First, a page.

Charlie Weis. His Notre Dame team blew a 23-10 lead and lost to Syracuse, which had fired its coach earlier in the week, 24-23 at home. Any remaining goodwill for Weis might be gone after this one. Notre Dame rushed for only 41 yards, and Syracuse scored two touchdowns in the final quarter.
Michigan State. Mark Dantonio has changed the culture in East Lansing, but it's clear Michigan State is lagging way behind the conference's best teams. The Spartans weren't competitive against Penn State and Ohio State this season, losing by a combined score of 94-25 after getting flailed by the Nittany Lions on Saturday.
Illinois and Wisconsin. Illinois has gone from the Rose Bowl to no bowl after losing 27-10 to Northwestern. Cal Poly led Wisconsin for most of Saturday's game before the Badgers' 36-35 win in overtime; Cal Poly missed three extra points, including one after its overtime touchdown. Wisconsin has gone 11-9 in its past 20 games, while Illinois is the first Rose Bowl team to miss the postseason the next season since the Pac-10's Stanford in 2000.
Louisville. If Louisville played with the same spark they've shown in pre-game squabbles, the Cardinals would have wrapped up a bowl bid. For the second week in a row, Louisville was irked with its opponent before the game. Against West Virginia, the dispute led to a scuffle between the teams at midfield during pregame warm-ups. Louisville was spirited throughout the game but still lost its fourth game in a row. The Cardinals must defeat Rutgers, winner of five consecutive games, next week to be bowl eligible.
Michigan. The rout was no surprise, but Michigan sealed its fifth consecutive loss to Ohio State as soon as it touched the ball. The Wolverines intercepted Terrelle Pryor to start their first possession at Ohio State's 13. Michigan's beleaguered and beat-up offense self-destructed and couldn't even manage a field goal. The 42-7 loss sealed a 3-9 season for Michigan; it's the most losses in school history for the Wolverines.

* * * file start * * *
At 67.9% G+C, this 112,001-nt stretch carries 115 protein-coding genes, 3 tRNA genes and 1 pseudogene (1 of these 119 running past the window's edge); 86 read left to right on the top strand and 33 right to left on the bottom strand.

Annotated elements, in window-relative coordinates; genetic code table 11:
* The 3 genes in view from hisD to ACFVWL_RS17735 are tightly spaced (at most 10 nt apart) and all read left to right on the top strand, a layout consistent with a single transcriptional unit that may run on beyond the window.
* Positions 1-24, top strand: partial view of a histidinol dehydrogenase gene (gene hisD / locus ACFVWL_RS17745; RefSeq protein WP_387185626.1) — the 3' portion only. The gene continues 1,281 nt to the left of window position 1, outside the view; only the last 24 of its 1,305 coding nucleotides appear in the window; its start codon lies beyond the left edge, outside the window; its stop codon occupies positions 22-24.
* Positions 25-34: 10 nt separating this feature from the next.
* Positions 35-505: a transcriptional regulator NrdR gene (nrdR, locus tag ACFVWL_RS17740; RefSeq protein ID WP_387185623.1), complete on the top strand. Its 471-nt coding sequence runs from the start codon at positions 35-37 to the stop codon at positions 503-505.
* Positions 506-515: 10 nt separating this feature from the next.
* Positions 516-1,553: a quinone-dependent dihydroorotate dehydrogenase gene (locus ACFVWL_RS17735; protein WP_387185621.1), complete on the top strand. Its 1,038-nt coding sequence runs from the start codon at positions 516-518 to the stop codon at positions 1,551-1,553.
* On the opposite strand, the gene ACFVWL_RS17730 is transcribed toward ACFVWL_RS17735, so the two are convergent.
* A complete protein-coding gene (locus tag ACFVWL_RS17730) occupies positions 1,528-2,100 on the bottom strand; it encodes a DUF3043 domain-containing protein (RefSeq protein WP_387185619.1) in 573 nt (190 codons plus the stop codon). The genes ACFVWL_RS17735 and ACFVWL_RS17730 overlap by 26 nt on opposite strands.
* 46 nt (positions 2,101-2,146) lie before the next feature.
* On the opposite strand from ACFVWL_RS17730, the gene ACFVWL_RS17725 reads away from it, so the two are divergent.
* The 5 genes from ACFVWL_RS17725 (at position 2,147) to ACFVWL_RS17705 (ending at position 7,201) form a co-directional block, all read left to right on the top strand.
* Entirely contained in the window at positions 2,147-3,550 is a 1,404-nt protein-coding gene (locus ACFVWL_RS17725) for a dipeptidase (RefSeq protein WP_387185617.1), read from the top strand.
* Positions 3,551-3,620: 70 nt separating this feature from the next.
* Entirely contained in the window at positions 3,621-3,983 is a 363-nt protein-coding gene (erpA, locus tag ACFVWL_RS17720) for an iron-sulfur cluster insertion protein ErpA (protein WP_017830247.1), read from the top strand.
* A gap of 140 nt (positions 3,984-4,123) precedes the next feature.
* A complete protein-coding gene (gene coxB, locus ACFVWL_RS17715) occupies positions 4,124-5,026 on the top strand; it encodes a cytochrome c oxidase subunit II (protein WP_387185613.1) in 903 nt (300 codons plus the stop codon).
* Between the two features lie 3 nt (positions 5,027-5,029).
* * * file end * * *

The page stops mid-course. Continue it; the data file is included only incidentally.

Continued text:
North Carolina quarterbacks. Quarterbacks weren't North Carolina's only problems against N.C. State, but they sure didn't help. Butch Davis re-opened the competition between former starter T.J. Yates and Cameron Sexton, who had the hot hand in four wins. Neither was effective against the Wolfpack. Yates started and was 10-of-22 with a pick. Sexton entered the game in the fourth quarter and threw two picks.
Quarterbacks in Nashville. Six players lined up at quarterback in Tennessee's win over Vanderbilt. It was tough to get excited about any of them. Tennessee played four. Jonathan Crompton threw an interception. Redshirt freshman B.J. Coleman accounted for a robust 37 total yards. Wide receiver Gerald Jones played his usual role in the G-Gun. Strong safety Eric Berry took some snaps but made his biggest contribution on an interception return for a touchdown. Those four still were better than Vanderbilt's quarterbacks. A week after an outstanding performance against Kentucky, Chris Nickson was awful against Tennessee, going 2-of-7 and turning the ball over three times before being benched in favor of MacKenzi Adams. As for Vandy, it lost at home to the Vols in what has been Tennessee's worst season ever.
David Fox is a national writer for Rivals.com. He can be reached at email@example.com. Mike Huguenin is the college sports editor for Rivals.com. He can be reached at firstname.lastname@example.org.